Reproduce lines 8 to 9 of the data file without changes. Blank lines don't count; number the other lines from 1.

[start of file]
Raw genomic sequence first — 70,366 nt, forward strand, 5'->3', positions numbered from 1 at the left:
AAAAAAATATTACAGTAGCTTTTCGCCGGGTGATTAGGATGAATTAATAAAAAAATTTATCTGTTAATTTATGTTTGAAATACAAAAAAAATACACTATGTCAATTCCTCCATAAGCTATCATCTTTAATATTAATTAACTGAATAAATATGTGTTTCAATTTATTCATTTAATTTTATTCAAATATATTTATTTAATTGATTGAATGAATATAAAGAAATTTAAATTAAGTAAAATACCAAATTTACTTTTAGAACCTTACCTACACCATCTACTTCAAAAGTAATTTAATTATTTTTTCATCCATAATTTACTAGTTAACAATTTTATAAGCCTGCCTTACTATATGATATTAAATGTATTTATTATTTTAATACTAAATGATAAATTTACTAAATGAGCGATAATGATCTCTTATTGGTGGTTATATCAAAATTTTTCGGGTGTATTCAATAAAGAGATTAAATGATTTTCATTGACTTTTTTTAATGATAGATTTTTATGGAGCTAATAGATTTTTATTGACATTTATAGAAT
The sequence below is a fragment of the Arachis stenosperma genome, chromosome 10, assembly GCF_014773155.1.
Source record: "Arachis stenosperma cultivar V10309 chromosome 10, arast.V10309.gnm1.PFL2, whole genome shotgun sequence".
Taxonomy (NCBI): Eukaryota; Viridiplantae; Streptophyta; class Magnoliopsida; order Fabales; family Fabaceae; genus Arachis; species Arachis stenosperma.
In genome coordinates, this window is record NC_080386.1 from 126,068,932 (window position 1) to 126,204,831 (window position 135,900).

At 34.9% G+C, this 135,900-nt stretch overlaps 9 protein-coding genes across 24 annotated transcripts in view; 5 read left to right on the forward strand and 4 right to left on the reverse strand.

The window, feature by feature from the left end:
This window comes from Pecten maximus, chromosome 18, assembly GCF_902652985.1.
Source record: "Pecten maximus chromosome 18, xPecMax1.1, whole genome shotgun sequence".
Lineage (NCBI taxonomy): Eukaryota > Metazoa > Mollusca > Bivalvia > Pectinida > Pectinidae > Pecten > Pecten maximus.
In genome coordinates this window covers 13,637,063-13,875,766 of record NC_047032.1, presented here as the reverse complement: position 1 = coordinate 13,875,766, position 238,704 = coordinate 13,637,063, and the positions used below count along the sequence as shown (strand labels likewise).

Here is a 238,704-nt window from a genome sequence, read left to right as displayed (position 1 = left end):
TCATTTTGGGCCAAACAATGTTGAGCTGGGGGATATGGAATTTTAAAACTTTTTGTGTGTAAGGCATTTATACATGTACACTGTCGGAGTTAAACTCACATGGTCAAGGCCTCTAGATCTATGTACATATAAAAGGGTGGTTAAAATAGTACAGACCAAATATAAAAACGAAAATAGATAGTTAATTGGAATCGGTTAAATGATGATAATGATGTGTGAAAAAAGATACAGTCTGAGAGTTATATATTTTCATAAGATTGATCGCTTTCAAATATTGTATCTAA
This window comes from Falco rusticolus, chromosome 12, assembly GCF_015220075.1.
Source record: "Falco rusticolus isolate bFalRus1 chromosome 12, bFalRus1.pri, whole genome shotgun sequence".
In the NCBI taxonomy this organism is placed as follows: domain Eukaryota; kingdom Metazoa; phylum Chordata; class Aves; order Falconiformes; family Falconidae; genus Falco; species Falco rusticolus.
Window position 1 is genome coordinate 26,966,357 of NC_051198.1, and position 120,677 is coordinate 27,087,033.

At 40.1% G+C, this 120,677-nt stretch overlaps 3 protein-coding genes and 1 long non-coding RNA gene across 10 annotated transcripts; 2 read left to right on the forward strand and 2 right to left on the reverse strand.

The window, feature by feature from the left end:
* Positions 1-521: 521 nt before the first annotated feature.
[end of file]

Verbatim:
The window, feature by feature from the left end:
This window comes from Pecten maximus, chromosome 18, assembly GCF_902652985.1.